Jane and Carolee wrote about a road map as a guide for territory we want to explore. A map keeps us on course so that we get to where we want to go. The 3 maps in cognitive coaching are, in a similar way, templates for conversations around planning, reflecting and problem solving.
The Planning Conversation map is to help teachers prepare for an upcoming event. This year I've also used it for tech integration goal setting and during PYP planning meetings. Jane and Carolee explain that this map has 2 focuses - the first is on the event and the second is on the person. The first 3 areas of the map are concerned with the event and the coach will ask questions that will bring more clarity and craftsmanship to the desired outcomes of the event and the ways a teacher can assess these outcomes. The teacher is asked about effective strategies that will help him or her move towards these desired outcomes. The conversation then shifts to the fourth area of the map which is a personal learning/growth focus on the part of the teacher - in fact this leads to the teacher considering goals for his/her own learning and professional growth. The final stage of the Planning Conversation map is to reflect on the conversation.
The Reflecting Conversation map takes place after an event or perhaps a unit of learning for his/her class. This map helps the teacher to analyze and learn from the experiences. I find this fits really well with the PYP since it is a requirement for teachers to reflect after each unit in order to transfer new learning into the future. The aim is this map is to move teachers from focusing on the event, to focusing on the key learnings and generalizations that have emerged from the experience. The Reflecting Conversation is not simply a recount, but calls upon data to support the impressions the teacher has about the learning that took place. The focus of this map is to analyze the factors that have led to the learning. The coach therefore helps the teacher to think about the decisions that made up the experience, so that the teacher can construct new knowledge about what factors contributed to the outcomes and the success or failure of the experience. Cognitive coaching is therefore a constructivist model of learning - it's the job of the coach to help the teacher to analyze his or her work so that he or she can become more effective, but it's also non-judgemental since it is the teacher who makes his or her own judgements based on the data.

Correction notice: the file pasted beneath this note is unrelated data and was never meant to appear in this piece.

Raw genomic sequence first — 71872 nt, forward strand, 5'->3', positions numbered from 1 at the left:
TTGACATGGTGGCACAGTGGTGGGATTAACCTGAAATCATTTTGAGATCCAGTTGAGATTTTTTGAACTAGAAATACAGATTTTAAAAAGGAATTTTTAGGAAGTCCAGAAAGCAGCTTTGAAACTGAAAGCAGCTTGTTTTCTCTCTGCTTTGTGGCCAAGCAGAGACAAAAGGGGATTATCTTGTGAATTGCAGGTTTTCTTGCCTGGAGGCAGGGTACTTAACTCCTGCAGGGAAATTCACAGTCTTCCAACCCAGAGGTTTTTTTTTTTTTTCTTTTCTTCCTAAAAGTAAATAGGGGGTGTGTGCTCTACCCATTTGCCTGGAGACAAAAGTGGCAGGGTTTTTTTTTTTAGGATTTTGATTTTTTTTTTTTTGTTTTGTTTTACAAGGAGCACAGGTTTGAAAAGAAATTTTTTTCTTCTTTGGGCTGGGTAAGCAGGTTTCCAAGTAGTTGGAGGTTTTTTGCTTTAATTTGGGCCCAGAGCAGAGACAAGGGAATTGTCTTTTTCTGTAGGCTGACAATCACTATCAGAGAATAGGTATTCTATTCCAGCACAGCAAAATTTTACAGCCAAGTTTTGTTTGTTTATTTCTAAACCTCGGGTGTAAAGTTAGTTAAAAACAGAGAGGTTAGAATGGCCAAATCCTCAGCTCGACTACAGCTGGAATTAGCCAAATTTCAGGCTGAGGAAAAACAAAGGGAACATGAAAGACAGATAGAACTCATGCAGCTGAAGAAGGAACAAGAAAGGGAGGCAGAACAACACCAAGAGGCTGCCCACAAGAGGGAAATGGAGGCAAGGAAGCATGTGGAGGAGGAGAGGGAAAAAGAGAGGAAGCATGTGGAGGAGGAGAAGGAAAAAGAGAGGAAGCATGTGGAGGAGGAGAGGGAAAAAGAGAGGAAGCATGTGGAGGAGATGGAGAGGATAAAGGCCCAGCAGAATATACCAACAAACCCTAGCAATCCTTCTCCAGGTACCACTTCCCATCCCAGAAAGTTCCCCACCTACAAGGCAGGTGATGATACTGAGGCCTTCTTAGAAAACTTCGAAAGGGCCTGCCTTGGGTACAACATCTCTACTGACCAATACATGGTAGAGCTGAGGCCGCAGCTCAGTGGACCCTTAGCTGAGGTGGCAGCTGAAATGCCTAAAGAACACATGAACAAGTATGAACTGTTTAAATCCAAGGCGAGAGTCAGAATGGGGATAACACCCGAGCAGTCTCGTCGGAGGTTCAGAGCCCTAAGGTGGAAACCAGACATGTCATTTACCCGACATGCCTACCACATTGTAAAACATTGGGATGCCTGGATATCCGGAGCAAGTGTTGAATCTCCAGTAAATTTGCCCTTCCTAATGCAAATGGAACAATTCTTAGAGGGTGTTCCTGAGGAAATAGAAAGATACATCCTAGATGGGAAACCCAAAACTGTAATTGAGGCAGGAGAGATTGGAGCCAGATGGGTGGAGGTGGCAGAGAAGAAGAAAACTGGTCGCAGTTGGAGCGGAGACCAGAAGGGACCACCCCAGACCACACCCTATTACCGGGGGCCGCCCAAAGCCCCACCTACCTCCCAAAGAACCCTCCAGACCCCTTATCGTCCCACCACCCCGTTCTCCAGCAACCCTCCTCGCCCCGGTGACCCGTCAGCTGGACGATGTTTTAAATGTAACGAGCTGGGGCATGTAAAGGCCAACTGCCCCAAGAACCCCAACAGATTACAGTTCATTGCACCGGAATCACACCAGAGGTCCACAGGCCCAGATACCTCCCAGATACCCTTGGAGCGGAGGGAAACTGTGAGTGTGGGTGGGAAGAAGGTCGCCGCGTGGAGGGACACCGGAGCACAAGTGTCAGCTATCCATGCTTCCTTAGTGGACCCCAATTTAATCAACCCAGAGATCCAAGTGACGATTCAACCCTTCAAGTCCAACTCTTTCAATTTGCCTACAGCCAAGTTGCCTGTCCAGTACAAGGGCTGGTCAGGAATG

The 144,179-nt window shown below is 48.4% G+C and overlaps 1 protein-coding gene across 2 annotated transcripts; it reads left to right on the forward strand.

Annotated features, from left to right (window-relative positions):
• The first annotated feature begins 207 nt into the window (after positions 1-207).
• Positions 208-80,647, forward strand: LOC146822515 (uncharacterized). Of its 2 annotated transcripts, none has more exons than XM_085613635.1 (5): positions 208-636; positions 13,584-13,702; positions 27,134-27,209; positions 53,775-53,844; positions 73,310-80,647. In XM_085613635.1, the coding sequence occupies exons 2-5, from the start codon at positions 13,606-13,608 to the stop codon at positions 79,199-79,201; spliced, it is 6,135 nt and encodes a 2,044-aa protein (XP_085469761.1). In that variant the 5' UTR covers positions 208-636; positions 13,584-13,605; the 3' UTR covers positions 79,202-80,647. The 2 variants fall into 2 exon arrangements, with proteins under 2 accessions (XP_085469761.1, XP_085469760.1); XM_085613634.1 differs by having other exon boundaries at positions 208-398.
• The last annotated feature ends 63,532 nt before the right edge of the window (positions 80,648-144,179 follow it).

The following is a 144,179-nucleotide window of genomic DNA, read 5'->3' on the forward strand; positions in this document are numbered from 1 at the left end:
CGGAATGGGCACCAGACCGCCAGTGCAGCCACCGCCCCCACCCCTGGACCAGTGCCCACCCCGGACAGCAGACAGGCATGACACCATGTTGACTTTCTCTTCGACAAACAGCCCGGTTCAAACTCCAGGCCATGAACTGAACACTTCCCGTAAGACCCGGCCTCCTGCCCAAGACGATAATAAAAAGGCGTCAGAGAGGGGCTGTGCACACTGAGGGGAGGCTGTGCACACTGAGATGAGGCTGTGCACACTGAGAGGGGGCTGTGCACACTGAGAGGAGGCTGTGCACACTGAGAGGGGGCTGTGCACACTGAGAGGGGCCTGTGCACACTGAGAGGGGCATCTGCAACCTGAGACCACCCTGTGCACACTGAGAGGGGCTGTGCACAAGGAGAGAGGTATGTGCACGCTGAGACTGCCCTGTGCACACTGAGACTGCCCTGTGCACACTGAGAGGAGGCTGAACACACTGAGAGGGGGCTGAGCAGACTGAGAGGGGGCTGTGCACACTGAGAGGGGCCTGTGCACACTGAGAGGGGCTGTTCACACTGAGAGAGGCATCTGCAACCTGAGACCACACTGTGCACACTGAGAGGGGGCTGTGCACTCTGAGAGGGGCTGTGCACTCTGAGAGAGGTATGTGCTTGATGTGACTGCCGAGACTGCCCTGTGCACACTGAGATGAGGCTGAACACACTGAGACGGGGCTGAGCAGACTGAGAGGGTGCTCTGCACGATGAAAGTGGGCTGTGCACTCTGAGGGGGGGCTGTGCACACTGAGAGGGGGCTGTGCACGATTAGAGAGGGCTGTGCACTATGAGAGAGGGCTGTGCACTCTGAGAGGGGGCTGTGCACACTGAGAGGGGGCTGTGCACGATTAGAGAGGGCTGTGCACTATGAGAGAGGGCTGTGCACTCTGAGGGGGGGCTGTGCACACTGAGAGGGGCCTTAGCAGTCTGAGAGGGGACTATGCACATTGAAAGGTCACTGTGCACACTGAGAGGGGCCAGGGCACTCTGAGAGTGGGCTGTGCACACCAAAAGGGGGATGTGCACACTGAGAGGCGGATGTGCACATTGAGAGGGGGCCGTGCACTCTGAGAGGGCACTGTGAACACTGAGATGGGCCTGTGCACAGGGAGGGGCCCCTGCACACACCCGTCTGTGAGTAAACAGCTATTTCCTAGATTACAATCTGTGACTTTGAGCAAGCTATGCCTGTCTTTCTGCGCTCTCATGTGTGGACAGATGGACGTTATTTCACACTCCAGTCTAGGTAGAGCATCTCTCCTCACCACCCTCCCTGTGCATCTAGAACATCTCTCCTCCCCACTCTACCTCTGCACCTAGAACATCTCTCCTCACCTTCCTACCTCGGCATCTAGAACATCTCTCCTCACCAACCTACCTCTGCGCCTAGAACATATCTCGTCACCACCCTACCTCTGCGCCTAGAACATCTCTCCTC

The Problem Resolving map is the final map and I have to admit this is the one I know the least about. In this map the teacher needs to acknowledge the current reality and the emotions that surround it. The map then leads the coach to refocus the coachee's energy towards a desired state.
As I'm still very new to coaching I'm very much following the maps in the Planning and Reflecting Conversations. However Jane and Carolee write that skilled coaches become more flexible in using the maps and in fact sometimes only use some of the regions of the map, or change the sequence of the steps of the map to better meet the needs of the teacher.
How effective is cognitive coaching? Research points to the following:
- an increase in student test scores
- greater efficacy among teachers
- teachers become more reflective and think in more complex ways
- teachers become more satisfied with their work
- school cultures become more professional
- teachers collaborate more
- teachers benefit both professionally and personally from cognitive coaching.